The Things I Should Have Told You is a warm, sensitive story that made me feel all the better for reading it. What more could you ask for from a novel?

About Carmel Harrington

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Carmel Harrington is the bestselling author of The Life You Left and Beyond Grace’s Rainbow, voted Romantic eBook of the Year 2013.

Carmel lives with her husband Roger and children Amelia and Nate in a small coastal village in Wexford. She credits the idyllic setting as a constant source of inspiration to her. Carmel has the nickname, ‘Queen of Emotional Writing’.

Carmel writes emotional family dramas that share one common theme – strong characters who find themselves in extraordinary situations. She loves to dig deep and see how they cope, as they grapple with life-changing moments.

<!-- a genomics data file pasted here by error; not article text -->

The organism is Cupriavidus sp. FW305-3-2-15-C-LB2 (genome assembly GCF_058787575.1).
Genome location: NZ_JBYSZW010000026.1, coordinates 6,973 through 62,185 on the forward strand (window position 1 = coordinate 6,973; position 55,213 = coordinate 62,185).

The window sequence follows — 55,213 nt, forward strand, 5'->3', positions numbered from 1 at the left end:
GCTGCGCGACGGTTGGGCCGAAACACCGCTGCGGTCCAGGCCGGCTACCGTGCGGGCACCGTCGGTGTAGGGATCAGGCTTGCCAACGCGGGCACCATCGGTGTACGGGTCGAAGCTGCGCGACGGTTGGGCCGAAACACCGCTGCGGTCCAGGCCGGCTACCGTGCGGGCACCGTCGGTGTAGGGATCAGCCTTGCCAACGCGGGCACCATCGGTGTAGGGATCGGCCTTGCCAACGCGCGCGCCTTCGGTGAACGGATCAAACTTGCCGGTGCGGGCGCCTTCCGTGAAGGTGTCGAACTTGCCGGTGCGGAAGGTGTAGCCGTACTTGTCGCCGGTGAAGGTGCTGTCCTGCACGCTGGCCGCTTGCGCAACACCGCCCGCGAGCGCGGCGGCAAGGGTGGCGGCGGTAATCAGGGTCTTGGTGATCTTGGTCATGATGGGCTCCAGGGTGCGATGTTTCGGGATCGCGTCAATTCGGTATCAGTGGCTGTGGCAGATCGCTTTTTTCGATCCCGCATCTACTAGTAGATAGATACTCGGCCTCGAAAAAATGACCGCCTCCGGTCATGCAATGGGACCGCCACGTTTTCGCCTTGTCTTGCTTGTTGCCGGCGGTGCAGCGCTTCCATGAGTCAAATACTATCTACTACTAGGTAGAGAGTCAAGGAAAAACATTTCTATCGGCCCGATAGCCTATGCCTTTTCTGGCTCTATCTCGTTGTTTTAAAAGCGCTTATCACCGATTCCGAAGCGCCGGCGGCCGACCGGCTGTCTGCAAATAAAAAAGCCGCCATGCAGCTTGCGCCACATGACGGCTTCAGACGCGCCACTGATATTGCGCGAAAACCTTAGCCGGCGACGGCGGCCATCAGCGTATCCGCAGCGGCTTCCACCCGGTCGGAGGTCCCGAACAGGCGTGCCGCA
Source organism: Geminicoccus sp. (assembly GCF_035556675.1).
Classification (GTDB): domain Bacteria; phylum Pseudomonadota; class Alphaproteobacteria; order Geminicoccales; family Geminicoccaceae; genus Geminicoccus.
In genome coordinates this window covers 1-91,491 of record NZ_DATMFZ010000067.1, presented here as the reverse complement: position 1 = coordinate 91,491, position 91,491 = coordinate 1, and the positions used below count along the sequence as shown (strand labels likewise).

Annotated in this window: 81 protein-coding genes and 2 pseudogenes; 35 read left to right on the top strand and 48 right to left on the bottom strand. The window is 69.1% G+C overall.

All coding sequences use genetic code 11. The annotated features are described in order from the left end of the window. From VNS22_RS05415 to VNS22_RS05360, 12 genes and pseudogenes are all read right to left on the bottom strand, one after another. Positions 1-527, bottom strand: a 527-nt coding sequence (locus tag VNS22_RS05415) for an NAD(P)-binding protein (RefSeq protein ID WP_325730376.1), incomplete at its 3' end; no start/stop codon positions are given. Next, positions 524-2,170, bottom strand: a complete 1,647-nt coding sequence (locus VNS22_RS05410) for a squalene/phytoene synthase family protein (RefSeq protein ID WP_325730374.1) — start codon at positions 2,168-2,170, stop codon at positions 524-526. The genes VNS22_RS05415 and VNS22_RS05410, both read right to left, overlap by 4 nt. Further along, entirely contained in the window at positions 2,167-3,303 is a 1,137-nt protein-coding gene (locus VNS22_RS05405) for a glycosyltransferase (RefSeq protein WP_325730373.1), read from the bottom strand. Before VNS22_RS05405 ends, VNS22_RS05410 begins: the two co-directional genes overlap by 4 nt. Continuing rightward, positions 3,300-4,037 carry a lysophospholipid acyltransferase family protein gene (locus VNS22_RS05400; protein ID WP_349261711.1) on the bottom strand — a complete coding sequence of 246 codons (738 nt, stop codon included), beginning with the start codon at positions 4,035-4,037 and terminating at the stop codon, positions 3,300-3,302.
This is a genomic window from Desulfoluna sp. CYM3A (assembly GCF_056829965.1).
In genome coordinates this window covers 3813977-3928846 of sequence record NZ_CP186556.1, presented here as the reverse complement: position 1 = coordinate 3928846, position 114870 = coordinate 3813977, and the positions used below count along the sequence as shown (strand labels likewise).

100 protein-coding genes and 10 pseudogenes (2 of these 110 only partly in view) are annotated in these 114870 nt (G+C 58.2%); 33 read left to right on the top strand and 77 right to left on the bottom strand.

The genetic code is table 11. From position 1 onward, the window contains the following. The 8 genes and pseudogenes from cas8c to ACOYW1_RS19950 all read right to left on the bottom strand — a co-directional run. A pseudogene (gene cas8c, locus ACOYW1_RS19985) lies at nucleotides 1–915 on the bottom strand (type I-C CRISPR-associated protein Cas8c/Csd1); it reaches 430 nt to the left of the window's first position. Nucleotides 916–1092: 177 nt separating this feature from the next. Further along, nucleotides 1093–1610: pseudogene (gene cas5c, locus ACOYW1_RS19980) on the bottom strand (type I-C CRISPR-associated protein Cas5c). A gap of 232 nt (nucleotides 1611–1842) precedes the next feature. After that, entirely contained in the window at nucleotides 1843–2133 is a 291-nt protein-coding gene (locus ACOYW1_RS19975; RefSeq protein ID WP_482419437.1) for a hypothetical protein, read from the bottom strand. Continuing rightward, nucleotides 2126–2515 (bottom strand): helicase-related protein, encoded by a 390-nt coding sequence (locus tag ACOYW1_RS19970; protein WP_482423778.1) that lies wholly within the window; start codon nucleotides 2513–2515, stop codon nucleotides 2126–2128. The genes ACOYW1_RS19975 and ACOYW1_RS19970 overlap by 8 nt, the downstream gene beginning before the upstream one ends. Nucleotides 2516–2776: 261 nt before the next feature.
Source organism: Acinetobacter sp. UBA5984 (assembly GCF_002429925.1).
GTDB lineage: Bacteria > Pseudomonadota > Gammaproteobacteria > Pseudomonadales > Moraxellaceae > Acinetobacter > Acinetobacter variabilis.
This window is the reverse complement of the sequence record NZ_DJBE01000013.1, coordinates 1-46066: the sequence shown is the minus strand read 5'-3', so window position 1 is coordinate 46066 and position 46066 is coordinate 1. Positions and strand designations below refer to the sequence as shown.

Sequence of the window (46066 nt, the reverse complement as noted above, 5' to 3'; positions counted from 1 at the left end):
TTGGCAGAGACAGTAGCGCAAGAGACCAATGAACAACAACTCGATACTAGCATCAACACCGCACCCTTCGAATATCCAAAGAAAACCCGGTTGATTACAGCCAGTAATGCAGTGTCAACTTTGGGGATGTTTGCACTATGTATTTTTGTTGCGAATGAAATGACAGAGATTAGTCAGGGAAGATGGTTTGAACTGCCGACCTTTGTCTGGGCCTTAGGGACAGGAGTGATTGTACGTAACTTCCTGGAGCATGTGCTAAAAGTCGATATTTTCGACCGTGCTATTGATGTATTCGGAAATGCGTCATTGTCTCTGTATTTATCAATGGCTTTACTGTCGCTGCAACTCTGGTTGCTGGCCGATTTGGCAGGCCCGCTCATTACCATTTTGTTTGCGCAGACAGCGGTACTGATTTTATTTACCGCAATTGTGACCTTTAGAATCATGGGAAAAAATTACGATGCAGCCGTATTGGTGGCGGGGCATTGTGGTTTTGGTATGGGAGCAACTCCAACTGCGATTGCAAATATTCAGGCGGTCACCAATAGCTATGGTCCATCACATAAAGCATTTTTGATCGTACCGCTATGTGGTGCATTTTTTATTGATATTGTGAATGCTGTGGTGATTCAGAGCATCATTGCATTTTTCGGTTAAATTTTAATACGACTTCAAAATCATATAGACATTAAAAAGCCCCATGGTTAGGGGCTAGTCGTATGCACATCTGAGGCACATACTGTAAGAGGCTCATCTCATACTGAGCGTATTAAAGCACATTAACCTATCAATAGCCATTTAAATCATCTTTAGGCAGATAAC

She is a regular on Irish TV and radio. Carmel is also a popular motivational keynote speaker, at events in Ireland, UK and US.

You can follow Carmel on TwitterFacebook and her website.

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4 thoughts on “The Things I Should Have Told You by Carmel Harrington